KEY POINTS

  • Four tigers and three lions from the Bronx Zoo tested positive for the coronavirus
  • A total of eight large cats from the Bronx Zoo have now tested positive for COVID-19 
  • The cats were likely infected by an infected zoo staff
  • There is no evidence that animals can pass the coronavirus to humans

It was earlier in April one of the Bronx Zoo's Malayan tigers tested positive for COVID-19. On Wednesday (April 22), officials announced more big cats tested positive for the novel coronavirus.

In a statement, Wildlife Conservation Society (WCS) announced apart from 4-year-old Malayan tiger, Nadia, seven other big cats have now tested positive for COVID-19. Specifically, three tigers and three African lions, who had a cough, tested positive for the coronavirus, along with one tiger that did not develop a cough.

"We tested the tigers and lions out of an abundance of caution and will ensure any knowledge we gain about COVID-19 will contribute to the world’s continuing understanding of this novel coronavirus," WCS said. "None of the zoo’s snow leopards, cheetahs, clouded leopard, Amur leopard, puma or serval are showing any signs of illness."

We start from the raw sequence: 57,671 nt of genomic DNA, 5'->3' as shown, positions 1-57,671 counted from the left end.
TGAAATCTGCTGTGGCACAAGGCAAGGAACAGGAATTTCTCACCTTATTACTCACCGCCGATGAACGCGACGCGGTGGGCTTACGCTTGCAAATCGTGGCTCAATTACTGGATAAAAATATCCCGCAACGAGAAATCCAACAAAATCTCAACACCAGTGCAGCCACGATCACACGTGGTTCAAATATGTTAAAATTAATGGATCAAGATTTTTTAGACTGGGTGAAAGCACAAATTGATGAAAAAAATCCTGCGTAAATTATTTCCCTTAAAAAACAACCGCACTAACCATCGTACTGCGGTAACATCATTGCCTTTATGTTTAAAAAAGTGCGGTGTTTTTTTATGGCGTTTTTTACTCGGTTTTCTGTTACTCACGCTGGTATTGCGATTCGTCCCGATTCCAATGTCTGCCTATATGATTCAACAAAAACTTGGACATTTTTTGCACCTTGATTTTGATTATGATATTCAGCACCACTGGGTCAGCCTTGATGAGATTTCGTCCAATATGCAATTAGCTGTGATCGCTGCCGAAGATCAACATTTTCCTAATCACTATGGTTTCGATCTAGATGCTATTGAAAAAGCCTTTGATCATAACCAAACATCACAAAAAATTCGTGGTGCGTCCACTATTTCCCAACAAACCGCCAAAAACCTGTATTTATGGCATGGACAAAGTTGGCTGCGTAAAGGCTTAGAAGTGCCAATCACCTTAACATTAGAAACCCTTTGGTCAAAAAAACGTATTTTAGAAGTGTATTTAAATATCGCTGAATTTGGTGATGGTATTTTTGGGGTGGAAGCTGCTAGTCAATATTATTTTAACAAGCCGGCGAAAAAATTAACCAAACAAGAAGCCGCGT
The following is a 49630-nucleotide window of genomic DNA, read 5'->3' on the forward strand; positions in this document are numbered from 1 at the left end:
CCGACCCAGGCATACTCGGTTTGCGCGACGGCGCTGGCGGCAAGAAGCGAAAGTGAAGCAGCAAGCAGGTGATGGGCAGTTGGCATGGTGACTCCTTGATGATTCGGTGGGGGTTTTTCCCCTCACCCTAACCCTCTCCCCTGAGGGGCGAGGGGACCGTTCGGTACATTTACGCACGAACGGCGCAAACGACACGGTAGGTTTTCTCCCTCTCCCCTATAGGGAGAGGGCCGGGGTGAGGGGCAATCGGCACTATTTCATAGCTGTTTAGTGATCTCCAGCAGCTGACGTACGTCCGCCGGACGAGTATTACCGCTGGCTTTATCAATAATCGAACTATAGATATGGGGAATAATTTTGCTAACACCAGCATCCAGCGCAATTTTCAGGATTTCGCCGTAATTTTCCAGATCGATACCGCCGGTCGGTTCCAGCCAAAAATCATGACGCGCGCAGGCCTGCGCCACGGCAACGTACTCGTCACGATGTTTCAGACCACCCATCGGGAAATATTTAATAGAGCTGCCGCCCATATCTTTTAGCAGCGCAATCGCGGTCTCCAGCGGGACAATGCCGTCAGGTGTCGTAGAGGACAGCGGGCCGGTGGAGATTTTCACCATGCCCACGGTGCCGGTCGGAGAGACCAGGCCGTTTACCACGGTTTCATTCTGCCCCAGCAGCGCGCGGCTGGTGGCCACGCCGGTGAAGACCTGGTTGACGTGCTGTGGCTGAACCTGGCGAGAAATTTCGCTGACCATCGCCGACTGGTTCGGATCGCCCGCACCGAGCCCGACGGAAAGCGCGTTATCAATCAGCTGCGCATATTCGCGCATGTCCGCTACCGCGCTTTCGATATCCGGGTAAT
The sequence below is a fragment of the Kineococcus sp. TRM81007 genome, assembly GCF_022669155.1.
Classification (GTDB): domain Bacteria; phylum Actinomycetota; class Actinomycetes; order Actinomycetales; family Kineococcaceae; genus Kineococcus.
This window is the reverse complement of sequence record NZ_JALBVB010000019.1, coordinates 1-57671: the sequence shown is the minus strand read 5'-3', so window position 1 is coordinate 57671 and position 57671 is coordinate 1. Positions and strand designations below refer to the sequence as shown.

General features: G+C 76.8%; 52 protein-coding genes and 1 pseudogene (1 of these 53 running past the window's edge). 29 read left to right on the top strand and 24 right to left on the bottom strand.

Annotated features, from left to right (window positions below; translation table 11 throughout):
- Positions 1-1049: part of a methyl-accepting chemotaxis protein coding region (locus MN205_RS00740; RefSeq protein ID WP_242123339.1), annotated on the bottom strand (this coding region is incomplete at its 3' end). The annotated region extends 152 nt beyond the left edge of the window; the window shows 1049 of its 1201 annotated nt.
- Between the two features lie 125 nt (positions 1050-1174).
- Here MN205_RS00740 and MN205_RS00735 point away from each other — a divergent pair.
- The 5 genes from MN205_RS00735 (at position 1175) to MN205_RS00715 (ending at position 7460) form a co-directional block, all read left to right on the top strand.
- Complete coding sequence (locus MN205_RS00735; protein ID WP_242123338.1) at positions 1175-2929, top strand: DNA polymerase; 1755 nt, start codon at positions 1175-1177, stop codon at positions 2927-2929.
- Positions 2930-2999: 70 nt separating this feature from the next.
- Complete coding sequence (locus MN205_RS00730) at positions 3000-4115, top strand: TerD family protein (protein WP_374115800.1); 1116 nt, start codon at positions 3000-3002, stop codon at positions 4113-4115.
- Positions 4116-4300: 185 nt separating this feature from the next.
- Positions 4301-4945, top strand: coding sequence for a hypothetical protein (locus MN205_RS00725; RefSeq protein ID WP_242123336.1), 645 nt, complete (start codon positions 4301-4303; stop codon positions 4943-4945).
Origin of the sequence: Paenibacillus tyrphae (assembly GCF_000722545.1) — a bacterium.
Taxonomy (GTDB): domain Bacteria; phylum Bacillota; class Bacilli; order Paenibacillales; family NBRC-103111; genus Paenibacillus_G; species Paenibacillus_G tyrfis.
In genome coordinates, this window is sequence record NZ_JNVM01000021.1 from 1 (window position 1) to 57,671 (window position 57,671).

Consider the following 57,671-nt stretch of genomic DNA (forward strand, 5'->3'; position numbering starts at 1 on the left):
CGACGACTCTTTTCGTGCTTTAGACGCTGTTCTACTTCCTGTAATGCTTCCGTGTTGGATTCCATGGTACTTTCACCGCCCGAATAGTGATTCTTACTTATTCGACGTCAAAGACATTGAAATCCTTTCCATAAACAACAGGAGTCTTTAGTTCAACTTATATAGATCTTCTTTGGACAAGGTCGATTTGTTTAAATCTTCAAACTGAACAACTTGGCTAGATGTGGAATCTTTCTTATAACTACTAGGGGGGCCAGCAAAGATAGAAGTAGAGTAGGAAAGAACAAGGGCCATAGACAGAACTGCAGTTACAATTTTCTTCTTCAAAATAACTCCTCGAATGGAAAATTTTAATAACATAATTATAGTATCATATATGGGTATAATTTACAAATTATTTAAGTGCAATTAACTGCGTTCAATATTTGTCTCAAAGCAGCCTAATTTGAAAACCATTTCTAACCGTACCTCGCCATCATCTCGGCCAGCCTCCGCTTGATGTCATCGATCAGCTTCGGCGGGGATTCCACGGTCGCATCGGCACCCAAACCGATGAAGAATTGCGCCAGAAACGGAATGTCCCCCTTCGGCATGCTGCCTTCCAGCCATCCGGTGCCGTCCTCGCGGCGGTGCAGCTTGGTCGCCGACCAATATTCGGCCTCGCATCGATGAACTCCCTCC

All eight cats that tested positive are now doing well and behaving normally. Their cough has reportedly "greatly" reduced. 

The Bronx Zoo has been temporarily closed due to the coronavirus since March 16, and the large cats began showing symptoms March 27. According to WCS, the cats were likely infected by a zoo staff member who was infected with the virus, but was asymptomatic or before the person developed symptoms.

That said, although humans have likely passed the coronavirus to animals, there is so far no evidence the vice versa can happen.

"It is believed that the virus was first transferred to people at a food market that trades in wildlife in Wuhan, China," WCS said. "There is no evidence that animals play a role in the transmission of COVID-19 to people other than the initial event in the Wuhan market, and no evidence that any person has been infected with COVID-19 in the US by animals, including by pet dogs or cats."

Incidentally, it was also on Wednesday when the Centers for Disease Control and Prevention as well as the United States Agricultural Service announced two pet cats in New York state tested positive for the disease. 

In the announcement, the agencies also reiterated the message about the transfer of the virus from humas to animals.

The Malayan tiger Nadia who tested positive for COVID-19 The Malayan tiger Nadia was the first big cat at the Bronx Zoo to test positive for COVID-19. Photo: Wildlife Conservation Society / JULIE LARSEN MAHER